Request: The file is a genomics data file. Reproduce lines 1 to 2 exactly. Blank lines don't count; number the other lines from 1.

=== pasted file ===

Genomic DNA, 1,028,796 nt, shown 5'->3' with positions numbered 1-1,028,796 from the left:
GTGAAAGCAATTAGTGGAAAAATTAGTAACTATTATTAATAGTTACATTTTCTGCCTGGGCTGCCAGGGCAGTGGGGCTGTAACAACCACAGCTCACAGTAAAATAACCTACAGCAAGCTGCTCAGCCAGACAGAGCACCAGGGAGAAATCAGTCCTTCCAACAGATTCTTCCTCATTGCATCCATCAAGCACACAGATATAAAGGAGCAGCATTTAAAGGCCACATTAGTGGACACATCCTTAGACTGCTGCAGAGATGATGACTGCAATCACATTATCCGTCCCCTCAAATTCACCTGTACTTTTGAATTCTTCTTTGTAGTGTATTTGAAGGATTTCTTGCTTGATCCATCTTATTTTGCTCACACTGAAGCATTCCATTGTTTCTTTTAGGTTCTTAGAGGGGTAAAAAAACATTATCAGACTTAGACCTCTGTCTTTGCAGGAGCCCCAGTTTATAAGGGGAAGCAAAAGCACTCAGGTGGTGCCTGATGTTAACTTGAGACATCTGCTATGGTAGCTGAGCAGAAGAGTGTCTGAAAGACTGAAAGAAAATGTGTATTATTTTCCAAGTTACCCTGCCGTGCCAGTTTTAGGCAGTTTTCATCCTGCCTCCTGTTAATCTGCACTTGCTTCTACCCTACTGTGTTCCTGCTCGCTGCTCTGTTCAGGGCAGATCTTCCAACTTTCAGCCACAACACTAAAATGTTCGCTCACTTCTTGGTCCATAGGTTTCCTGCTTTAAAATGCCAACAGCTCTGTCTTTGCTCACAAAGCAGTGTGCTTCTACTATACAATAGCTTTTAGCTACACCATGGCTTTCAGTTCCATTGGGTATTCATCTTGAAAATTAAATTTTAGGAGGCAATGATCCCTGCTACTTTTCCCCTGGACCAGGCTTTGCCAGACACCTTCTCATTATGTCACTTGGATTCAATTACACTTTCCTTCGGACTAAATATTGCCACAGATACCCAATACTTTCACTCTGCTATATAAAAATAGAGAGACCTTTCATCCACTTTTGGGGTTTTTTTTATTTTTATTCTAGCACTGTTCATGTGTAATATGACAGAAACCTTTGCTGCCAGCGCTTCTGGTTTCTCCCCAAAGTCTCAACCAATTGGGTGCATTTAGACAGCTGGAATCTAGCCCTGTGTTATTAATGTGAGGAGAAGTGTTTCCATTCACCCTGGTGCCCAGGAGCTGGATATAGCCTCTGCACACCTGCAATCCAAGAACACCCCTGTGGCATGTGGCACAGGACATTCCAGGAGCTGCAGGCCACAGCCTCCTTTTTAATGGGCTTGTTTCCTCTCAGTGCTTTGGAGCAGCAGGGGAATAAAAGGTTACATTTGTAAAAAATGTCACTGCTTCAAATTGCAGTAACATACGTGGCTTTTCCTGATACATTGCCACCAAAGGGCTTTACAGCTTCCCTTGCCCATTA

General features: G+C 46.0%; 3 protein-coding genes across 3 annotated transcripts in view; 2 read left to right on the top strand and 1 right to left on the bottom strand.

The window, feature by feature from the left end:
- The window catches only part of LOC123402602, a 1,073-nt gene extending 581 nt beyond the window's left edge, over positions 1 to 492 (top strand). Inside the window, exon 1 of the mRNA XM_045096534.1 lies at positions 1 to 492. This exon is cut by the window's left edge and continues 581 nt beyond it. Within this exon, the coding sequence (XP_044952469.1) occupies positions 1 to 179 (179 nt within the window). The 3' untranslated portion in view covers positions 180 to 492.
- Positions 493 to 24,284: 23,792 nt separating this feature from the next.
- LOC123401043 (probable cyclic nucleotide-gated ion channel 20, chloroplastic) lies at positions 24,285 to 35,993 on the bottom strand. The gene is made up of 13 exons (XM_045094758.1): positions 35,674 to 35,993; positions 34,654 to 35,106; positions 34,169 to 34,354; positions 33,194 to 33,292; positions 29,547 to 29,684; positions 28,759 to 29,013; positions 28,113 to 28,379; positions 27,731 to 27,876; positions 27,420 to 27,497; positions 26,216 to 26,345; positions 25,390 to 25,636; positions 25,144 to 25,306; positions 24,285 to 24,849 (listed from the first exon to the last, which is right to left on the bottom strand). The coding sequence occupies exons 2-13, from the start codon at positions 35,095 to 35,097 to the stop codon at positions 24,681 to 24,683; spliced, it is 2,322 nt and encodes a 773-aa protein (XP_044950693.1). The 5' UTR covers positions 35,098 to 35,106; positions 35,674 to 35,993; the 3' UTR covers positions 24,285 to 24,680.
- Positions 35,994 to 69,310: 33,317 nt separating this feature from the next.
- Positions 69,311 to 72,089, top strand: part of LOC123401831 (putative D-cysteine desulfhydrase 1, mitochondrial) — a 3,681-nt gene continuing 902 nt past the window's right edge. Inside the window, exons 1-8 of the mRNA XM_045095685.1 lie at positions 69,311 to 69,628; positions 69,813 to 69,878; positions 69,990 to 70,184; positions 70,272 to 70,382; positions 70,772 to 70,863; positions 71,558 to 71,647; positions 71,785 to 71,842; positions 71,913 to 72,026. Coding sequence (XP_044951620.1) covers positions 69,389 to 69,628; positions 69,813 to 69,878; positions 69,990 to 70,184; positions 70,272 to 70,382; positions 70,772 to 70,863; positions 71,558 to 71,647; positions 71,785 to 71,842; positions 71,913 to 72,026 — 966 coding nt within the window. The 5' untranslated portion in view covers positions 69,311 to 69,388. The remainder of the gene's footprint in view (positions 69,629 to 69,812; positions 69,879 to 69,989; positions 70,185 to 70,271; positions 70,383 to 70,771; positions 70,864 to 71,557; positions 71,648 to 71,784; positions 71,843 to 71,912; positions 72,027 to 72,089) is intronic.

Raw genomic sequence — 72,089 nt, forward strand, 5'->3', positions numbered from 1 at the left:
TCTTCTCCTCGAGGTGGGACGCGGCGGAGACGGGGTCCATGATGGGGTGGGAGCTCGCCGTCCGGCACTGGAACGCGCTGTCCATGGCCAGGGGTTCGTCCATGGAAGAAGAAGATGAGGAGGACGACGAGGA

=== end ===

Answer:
Genomic DNA, 1,028,796 nt, shown 5'->3' with positions numbered 1-1,028,796 from the left:
GTGAAAGCAATTAGTGGAAAAATTAGTAACTATTATTAATAGTTACATTTTCTGCCTGGGCTGCCAGGGCAGTGGGGCTGTAACAACCACAGCTCACAGTAAAATAACCTACAGCAAGCTGCTCAGCCAGACAGAGCACCAGGGAGAAATCAGTCCTTCCAACAGATTCTTCCTCATTGCATCCATCAAGCACACAGATATAAAGGAGCAGCATTTAAAGGCCACATTAGTGGACACATCCTTAGACTGCTGCAGAGATGATGACTGCAATCACATTATCCGTCCCCTCAAATTCACCTGTACTTTTGAATTCTTCTTTGTAGTGTATTTGAAGGATTTCTTGCTTGATCCATCTTATTTTGCTCACACTGAAGCATTCCATTGTTTCTTTTAGGTTCTTAGAGGGGTAAAAAAACATTATCAGACTTAGACCTCTGTCTTTGCAGGAGCCCCAGTTTATAAGGGGAAGCAAAAGCACTCAGGTGGTGCCTGATGTTAACTTGAGACATCTGCTATGGTAGCTGAGCAGAAGAGTGTCTGAAAGACTGAAAGAAAATGTGTATTATTTTCCAAGTTACCCTGCCGTGCCAGTTTTAGGCAGTTTTCATCCTGCCTCCTGTTAATCTGCACTTGCTTCTACCCTACTGTGTTCCTGCTCGCTGCTCTGTTCAGGGCAGATCTTCCAACTTTCAGCCACAACACTAAAATGTTCGCTCACTTCTTGGTCCATAGGTTTCCTGCTTTAAAATGCCAACAGCTCTGTCTTTGCTCACAAAGCAGTGTGCTTCTACTATACAATAGCTTTTAGCTACACCATGGCTTTCAGTTCCATTGGGTATTCATCTTGAAAATTAAATTTTAGGAGGCAATGATCCCTGCTACTTTTCCCCTGGACCAGGCTTTGCCAGACACCTTCTCATTATGTCACTTGGATTCAATTACACTTTCCTTCGGACTAAATATTGCCACAGATACCCAATACTTTCACTCTGCTATATAAAAATAGAGAGACCTTTCATCCACTTTTGGGGTTTTTTTTATTTTTATTCTAGCACTGTTCATGTGTAATATGACAGAAACCTTTGCTGCCAGCGCTTCTGGTTTCTCCCCAAAGTCTCAACCAATTGGGTGCATTTAGACAGCTGGAATCTAGCCCTGTGTTATTAATGTGAGGAGAAGTGTTTCCATTCACCCTGGTGCCCAGGAGCTGGATATAGCCTCTGCACACCTGCAATCCAAGAACACCCCTGTGGCATGTGGCACAGGACATTCCAGGAGCTGCAGGCCACAGCCTCCTTTTTAATGGGCTTGTTTCCTCTCAGTGCTTTGGAGCAGCAGGGGAATAAAAGGTTACATTTGTAAAAAATGTCACTGCTTCAAATTGCAGTAACATACGTGGCTTTTCCTGATACATTGCCACCAAAGGGCTTTACAGCTTCCCTTGCCCATTA